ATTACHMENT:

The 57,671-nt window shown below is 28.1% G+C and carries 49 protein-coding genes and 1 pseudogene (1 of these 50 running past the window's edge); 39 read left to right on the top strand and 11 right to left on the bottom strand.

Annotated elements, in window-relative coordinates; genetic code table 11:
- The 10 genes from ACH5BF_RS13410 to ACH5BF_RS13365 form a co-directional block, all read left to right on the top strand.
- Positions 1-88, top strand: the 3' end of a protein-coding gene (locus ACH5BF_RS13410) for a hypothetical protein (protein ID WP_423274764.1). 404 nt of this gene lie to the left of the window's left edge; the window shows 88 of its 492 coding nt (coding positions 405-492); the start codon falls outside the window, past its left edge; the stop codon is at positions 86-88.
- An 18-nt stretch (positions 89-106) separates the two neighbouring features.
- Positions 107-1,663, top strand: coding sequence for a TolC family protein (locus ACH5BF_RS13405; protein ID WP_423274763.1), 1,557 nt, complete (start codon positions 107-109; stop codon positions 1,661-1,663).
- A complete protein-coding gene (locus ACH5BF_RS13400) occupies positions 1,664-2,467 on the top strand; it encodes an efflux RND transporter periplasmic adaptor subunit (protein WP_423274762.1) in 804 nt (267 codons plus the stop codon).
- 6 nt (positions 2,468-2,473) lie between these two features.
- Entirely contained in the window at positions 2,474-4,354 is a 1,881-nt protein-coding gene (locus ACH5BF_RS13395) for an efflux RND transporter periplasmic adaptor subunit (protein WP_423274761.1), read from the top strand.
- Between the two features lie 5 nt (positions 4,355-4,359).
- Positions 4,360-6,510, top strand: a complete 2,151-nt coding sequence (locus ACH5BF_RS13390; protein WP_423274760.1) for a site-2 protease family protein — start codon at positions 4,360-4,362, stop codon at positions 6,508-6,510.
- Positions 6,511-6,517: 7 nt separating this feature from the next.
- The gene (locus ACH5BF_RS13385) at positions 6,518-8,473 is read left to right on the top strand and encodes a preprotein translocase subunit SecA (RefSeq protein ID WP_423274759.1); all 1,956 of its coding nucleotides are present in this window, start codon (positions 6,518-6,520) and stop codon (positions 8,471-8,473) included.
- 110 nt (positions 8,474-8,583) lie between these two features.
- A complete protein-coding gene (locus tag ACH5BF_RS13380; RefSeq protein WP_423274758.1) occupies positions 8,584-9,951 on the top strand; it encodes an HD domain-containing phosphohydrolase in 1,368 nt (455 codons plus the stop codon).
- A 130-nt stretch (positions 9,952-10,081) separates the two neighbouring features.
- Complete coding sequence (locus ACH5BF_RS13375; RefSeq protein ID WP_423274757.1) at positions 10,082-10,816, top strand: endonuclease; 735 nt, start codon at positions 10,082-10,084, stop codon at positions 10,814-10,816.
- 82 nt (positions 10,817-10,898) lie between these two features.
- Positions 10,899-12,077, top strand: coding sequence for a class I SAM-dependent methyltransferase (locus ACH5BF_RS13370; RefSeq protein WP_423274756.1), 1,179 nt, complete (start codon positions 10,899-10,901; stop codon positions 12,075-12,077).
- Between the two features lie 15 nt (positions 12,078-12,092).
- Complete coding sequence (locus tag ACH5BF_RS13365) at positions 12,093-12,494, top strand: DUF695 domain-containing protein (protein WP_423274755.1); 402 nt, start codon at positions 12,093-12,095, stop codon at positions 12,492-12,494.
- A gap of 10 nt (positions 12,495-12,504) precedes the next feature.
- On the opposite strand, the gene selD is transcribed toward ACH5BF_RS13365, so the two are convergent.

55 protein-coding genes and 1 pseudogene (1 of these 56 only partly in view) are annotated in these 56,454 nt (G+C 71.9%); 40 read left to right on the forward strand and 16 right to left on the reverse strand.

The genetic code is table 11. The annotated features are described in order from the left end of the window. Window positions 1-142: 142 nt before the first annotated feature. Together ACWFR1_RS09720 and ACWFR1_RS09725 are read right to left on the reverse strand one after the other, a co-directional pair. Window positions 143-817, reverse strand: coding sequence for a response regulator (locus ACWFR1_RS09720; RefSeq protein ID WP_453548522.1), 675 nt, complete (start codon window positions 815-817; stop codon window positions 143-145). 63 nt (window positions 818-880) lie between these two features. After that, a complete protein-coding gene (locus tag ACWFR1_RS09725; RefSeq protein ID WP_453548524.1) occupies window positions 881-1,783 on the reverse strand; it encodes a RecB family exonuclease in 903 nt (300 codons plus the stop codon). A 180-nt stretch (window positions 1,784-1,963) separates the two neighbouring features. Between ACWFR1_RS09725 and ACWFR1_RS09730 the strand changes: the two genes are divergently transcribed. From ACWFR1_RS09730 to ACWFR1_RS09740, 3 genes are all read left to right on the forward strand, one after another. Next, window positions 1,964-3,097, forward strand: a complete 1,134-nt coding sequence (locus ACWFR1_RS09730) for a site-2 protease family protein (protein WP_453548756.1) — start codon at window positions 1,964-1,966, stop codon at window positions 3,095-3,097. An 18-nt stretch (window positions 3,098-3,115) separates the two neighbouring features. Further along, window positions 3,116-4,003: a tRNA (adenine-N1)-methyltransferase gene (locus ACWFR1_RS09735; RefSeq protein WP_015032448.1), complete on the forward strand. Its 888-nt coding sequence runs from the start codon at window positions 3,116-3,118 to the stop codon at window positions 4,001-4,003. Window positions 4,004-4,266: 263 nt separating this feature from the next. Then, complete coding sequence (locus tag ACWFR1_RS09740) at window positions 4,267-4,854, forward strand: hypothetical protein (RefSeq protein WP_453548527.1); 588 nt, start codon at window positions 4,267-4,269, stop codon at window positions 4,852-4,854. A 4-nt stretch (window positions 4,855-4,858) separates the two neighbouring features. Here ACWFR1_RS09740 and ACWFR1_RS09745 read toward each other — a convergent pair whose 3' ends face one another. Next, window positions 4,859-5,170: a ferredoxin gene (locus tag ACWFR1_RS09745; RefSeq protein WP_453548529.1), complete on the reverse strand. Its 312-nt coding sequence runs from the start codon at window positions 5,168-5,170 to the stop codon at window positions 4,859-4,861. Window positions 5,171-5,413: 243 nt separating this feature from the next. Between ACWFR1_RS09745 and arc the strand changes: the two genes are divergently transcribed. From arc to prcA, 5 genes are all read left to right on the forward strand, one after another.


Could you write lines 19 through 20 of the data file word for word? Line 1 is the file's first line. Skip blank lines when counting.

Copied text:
- Positions 10,899-12,077, top strand: coding sequence for a class I SAM-dependent methyltransferase (locus ACH5BF_RS13370; RefSeq protein WP_423274756.1), 1,179 nt, complete (start codon positions 10,899-10,901; stop codon positions 12,075-12,077).
- Between the two features lie 15 nt (positions 12,078-12,092).